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  • Another aspect of tall buildings that is not considered is the shadow they cast, particularly in Northern climes such as Britain, where the sun never rises more than 60 degrees above the horizon. I once lived in a south-facing flat that was overshadowed by a distant skyscraper, and never got any sunlight except in June. A very depressing experience.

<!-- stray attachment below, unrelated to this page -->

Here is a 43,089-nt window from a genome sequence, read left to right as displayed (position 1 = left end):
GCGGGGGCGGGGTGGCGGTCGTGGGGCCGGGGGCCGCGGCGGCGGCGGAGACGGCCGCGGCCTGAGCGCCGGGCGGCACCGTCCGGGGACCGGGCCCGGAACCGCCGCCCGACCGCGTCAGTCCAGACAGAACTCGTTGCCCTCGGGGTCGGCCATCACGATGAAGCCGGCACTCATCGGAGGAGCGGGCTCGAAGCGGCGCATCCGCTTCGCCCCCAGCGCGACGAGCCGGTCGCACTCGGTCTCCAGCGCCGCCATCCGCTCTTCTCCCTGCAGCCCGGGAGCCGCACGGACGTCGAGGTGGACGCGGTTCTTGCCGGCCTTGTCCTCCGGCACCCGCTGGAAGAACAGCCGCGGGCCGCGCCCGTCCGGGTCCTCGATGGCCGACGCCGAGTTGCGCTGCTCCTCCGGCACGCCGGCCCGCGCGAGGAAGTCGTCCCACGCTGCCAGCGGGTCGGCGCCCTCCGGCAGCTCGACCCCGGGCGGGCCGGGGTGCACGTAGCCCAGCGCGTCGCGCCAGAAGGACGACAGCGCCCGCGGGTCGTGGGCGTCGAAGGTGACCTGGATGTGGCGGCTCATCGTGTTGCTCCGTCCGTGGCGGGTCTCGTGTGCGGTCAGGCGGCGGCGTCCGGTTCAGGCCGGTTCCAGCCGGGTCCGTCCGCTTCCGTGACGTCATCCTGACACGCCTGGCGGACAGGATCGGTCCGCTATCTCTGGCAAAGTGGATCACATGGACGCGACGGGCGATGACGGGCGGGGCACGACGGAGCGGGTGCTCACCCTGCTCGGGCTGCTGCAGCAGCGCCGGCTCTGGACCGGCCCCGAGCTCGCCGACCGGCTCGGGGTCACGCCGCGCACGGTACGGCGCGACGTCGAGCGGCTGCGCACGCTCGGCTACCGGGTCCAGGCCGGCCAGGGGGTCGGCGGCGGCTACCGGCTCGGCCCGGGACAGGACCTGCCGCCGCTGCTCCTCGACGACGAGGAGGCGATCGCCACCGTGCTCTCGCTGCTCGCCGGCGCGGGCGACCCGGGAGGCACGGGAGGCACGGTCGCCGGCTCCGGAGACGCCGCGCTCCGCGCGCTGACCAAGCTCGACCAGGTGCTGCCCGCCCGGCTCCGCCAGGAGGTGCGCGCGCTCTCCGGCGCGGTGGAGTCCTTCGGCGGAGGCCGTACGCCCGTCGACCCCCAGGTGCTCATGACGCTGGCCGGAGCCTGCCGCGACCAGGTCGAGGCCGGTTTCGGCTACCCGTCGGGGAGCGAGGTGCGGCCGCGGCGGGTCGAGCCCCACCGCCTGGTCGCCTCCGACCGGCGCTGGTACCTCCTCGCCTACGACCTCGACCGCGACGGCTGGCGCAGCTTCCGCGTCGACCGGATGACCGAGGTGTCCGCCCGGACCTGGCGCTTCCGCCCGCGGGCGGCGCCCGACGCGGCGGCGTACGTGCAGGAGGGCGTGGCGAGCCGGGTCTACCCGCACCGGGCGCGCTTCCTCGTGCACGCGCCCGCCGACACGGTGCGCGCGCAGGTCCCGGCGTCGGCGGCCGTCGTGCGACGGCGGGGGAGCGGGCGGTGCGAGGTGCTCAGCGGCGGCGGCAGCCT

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  • As a frequent visitor to HK and other World cities, I am impressed by the infrastructure and concur with previous comments. Albeit, I am more than a little surprised by the lack of thought that is given in the future plans for the London skyline in terms of dealing with the threat of a fire in a high-rise building. The recent fire scare in The Shard building typifies my concerns. Gridlock streets and inadequate access is invariably a major problem. Evacuating a high-rise building, like the Shard, can take up to two hours. Fires in such buildings can only be effectively fought internally and the emergency equipment must be of the appropriate standard. Closer examination of the fire risk, I would have thought, is an urgent requirement.